CEOs occupy the quintessential position of modern corporations and have a vast influence on the firms they lead. At the same time, the CEO job is generously rewarded. In 2019, the average compensation of S&P 500’s CEOs amounted to $14 million – a figure which has grown by about 50% since 2009 (Roe 2019). Such remarkable trends have fuelled an intense debate among investors and the media on the ‘value for money’ of high-paid CEOs (Economist 2020).
Scholars have argued that CEOs often find ways to assign themselves high pay at the detriment of shareholders. A notable example is provided by superstar CEOs (referring to those celebrated in media outlets), who have been shown to enjoy higher compensation while their firms underperform (Malmendier and Tate 2009). In contrast, traditional agency theories suggest that CEO compensation is a tool to incentivise CEOs to increase shareholder wealth. Thus, sizable compensation packages reflect a significant contribution of CEOs to firm performance and the ample availability of outside options in the managerial labour market. Accordingly, the managerial labour market efficiently allocates high compensation to highly demanded CEOs and, at the same time, introduces competition, disciplining CEOs’ behaviour and aligning pay and performance.
Our recent study (Amore and Schwenen 2020) suggests that the labour market may actually provide a vehicle for CEOs to derive personal benefits unrelated to their managerial effort. This is especially true when hiring firms are subject to weak corporate governance. Finally, we show that there are significant costs of hiring CEOs whose pay at their previous firm did not reflect their managerial effort.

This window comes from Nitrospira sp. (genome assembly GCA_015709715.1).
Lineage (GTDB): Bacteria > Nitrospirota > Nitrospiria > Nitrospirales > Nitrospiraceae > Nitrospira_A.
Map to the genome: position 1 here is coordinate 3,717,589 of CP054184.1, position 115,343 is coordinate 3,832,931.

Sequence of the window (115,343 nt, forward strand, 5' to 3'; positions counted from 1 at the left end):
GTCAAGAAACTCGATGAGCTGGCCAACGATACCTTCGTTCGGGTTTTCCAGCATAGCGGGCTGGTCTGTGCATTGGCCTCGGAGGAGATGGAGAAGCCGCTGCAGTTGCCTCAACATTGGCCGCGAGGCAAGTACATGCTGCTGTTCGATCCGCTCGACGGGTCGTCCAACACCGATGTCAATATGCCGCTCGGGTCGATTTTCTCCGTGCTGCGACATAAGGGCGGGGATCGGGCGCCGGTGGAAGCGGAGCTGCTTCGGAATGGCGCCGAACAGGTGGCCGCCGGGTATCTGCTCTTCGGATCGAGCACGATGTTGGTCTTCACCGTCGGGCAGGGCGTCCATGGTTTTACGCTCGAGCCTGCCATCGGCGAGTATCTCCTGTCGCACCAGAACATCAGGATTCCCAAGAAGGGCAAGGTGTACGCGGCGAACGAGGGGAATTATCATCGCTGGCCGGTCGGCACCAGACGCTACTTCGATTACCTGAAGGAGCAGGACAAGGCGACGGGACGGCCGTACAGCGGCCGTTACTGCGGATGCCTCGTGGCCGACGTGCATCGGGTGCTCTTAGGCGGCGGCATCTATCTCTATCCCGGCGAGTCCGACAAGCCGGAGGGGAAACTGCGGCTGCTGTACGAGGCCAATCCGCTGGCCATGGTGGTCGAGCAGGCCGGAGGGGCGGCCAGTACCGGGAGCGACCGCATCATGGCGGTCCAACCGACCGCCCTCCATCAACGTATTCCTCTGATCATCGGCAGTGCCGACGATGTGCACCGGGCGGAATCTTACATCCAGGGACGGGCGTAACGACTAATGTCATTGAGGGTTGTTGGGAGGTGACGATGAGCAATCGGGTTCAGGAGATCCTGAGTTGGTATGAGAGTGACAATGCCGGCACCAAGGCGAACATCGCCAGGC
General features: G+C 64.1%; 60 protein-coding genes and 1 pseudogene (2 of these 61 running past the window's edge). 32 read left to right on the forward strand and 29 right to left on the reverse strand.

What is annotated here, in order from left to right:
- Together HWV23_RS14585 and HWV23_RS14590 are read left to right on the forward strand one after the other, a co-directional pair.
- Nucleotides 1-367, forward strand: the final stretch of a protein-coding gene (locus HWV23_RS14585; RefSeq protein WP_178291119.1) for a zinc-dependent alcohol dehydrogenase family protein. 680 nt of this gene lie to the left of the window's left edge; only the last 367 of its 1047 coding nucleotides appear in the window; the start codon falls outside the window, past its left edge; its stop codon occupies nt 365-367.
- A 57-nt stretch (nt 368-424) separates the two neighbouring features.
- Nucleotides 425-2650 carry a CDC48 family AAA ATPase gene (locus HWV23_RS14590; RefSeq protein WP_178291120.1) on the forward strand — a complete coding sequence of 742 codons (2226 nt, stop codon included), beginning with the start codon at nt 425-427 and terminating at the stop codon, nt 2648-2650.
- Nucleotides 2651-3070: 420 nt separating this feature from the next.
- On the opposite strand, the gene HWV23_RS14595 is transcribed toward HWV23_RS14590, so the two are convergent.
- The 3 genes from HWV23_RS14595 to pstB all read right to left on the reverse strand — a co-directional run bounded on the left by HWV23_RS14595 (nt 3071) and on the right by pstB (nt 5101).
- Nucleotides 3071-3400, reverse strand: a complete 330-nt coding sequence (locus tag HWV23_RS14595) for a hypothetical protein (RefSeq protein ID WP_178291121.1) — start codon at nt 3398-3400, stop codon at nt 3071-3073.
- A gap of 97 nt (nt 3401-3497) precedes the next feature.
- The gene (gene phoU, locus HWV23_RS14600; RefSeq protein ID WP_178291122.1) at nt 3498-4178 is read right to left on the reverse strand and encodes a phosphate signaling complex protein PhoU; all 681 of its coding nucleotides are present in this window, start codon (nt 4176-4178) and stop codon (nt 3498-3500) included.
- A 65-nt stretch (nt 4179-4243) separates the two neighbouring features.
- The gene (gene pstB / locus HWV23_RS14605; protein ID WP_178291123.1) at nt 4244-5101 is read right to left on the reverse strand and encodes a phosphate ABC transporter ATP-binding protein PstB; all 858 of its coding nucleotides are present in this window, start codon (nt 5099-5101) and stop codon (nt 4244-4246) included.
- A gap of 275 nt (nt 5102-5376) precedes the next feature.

To conduct the analysis, we merge data on executive compensation with accounting data for S&P 1500 firms. The data allow us to track the mobility of CEOs within the S&P 1500 sample. We begin by devising the part of CEOs’ pay that is not related to their individual contribution to firm performance. To this end, we follow a common approach (Bertrand and Mullainathan 2001) and identify changes in firms’ market value due to factors which are not related to operational or strategic measures taken by the CEO, such as oil prices or business cycle. Simple principal-agent notions suggest that an optimal compensation aimed at incentivising managerial effort should not reward CEOs for these exogenous ‘lucky’ events. However, extant results show that pay-for-luck is prevalent (Bertrand and Mullainathan 2001, Davis and Hausman 2020).
Our results indicate that luck not only increases CEOs’ pay at their current firm, but also affects CEOs’ prospects in the labour market. First, we show that luck increases the likelihood of CEO transitions: CEOs whose firm value rises due to luck are more likely to leave their company. Conditional on venturing into new positions, luck at the departing firm makes CEOs more likely to be jointly appointed as CEO and board chairman of the hiring firm. Moreover, CEOs’ luck at the departing firm bolsters the compensation that they get at the new firm. Figure 1 depicts the positive association between a firm’s luck (at a CEO’s firm of departure) and the compensation at his/her new firm.
Figure 1 Luck shocks and new CEO compensation
Note: This figure illustrates the linear relationship between a CEO’s luck at his/her departing firm and (the logarithm of) CEO compensation at the new firm.
Importantly, this association is driven by non-cash compensation items (e.g. stocks and options) rather than cash-based items (i.e. salary and bonuses). This finding lends support to the view that lucky CEOs skim hiring firms on the job market by bargaining on pay items that are easier to conceal (Frydman and Saks 2010). In addition, we find that lucky CEOs who move to new firms earn significantly more than their new industry peers.